I always wanted to go to Ghana. You see, back home all the immigrants I had met from there had something very positive about them. Some sort of vibe that comes out of anyone from there. On my overland trip to West Africa I had the opportunity and I would not let it go. I grabbed the opportunity to spend 10 days there but I could definitely have spent many more.
My trip started in the capital Accra. I arrived late in the afternoon and ended up on the beach, a couple of kilometres away from the busy port. Accra is one of the biggest ports in West Africa. I set up my car tent outside some reggae disco. Although the area was not the best, I must admit the people seemed really friendly. It was not long after that that I had my first Rasta friends passing me the joint. Poor but proud, with an open heart, young Rasta guys. Although they know that the chance of getting out of poverty is very little, they still find joy in small things that we forget in our part of the world. One splif (as they call beer) and nice music, that is the key to paradise. I must admit that the next day I left the place that almost every other “first world person” would avoid astonished.
I did not have much time so I had to continue. Otherwise I would have stayed to explore that world that I got to know by accident. My next stop, Gomoa Feteh. Difficult name, isn’t it? Every time I stopped the car to ask directions and had to say the name,
people could not understand it. It was a fishing village next to an old slave fort right on the beach. A beach in the tropics full of coconut trees and full of cocoas, white sand and the Atlantic ocean opening in front of you. Absolute dream. The inhabitants, fisherman most of them, really helpful with their African English (ex English colony) pointed out the fort as the only place to stay. Funny though, that was where I stayed.
Later that day I met someone who knew a lot of things about the colonial times and got me into how the civilized West made humans a way of making money and how these people have every right to look at us and feel disgust. The methods the English used in this place to prepare the black African slaves for their journey to the New World are a
disgrace for the humanity. Lots of thoughts in my mind started making me feel guilty for every white guy or “obrouny” as they call us. As for the rest of my time there, I dedicated it to the small children that in Ghana are the 45% of the population. Their innocence makes up for all the difficulties of the world. I think I became a child for those moments I was playing with them. This is how I was filling up my day until it was time to move on.
Before I entered Ghana, fellow travellers had mentioned a place on the western side of the country called Dix Cove, a bay almost next to the borders with Ivory Coast. I couldn’t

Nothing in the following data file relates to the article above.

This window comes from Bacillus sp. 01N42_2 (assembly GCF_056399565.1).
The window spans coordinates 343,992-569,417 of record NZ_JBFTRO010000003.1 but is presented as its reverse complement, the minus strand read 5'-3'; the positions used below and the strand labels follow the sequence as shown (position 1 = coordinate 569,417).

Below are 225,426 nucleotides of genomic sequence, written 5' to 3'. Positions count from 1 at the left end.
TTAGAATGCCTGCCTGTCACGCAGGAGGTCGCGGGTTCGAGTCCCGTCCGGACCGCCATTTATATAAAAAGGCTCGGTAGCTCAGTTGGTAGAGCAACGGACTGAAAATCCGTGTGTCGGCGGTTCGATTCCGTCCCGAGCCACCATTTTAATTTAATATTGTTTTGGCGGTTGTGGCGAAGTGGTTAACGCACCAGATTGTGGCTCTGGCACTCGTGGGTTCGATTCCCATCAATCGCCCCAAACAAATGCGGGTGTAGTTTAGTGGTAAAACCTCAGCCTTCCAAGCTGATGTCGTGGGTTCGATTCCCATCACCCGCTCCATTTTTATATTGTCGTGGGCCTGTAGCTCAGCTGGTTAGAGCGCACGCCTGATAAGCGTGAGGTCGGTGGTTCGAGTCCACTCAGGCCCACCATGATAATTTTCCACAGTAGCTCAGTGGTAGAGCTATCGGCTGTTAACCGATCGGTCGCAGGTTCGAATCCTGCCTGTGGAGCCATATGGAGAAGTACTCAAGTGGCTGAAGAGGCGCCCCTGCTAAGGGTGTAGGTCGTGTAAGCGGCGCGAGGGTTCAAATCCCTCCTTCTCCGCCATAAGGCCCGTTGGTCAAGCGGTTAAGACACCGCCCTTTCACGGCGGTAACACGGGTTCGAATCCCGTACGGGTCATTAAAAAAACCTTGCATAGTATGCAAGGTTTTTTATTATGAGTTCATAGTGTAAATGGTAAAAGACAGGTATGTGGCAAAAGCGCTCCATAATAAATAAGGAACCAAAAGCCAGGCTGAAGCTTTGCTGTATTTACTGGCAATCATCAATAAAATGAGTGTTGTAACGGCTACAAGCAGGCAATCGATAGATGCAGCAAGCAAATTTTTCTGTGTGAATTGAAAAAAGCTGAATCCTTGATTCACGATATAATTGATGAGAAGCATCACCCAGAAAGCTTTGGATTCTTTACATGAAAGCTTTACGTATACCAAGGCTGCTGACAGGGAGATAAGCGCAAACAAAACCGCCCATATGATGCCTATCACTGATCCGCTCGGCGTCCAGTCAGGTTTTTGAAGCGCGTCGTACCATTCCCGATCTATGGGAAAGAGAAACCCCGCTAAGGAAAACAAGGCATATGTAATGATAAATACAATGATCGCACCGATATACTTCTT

wait to get there because until then people were talking about it like it was obligatory.
Otherwise a trip to Ghana would be incomplete.
Green Turtle Lounge, remember this name. It’s probably one of the very few places where I would like to live forever and that coming from a devoted traveller says a lot. The scenery was simple, an unspoiled, untouched beach, a small fishing village and a lounge that is for travellers. Set up by an English traveller who respected the surroundings and the locals. The whole village was working for that lounge. Every job was shared, so everybody was happy. Tom, if I remember well, was the Englishman’s name who had combined the western technology with the local knowledge in a way that could be an example for many. Something very similar with what I had learned at Gomoa a couple of days earlier. After all we could all share things without someone having to be the giver and someone else the taker.
You might think it was the company that I had there or the environment or all of it. Believe it or not, it was hard to leave. I met a Canadian fireman how was doing volunteer work there, a Brazilian girl, a couple of Swedish people interested in local dancing and of course the jamjamboure, the local drums. From the village an old gentleman that if he lived anywhere else in the world, could be a professor or a scientist, in Ghana he was just a fisherman providing us with fresh fish and lots of hours of talks about almost everything.
After all that my passage from a waterfall in Kintampo in the north of the country, on the way to Burkina Faso, was just another day before I said so long to one of the highlights of West Africa. Some people claim that Africa has some kind of magic. I don’t believe in these things but I definitely felt it in Ghana. Save me a place and I’ll be there in the future.
Moments to remember: the kids’ smiles in Gomoa Feteh, the sunsets in Dix Cove, the lovely walks and talks on the beach, the football match every day between Europe and
Africa on the beach.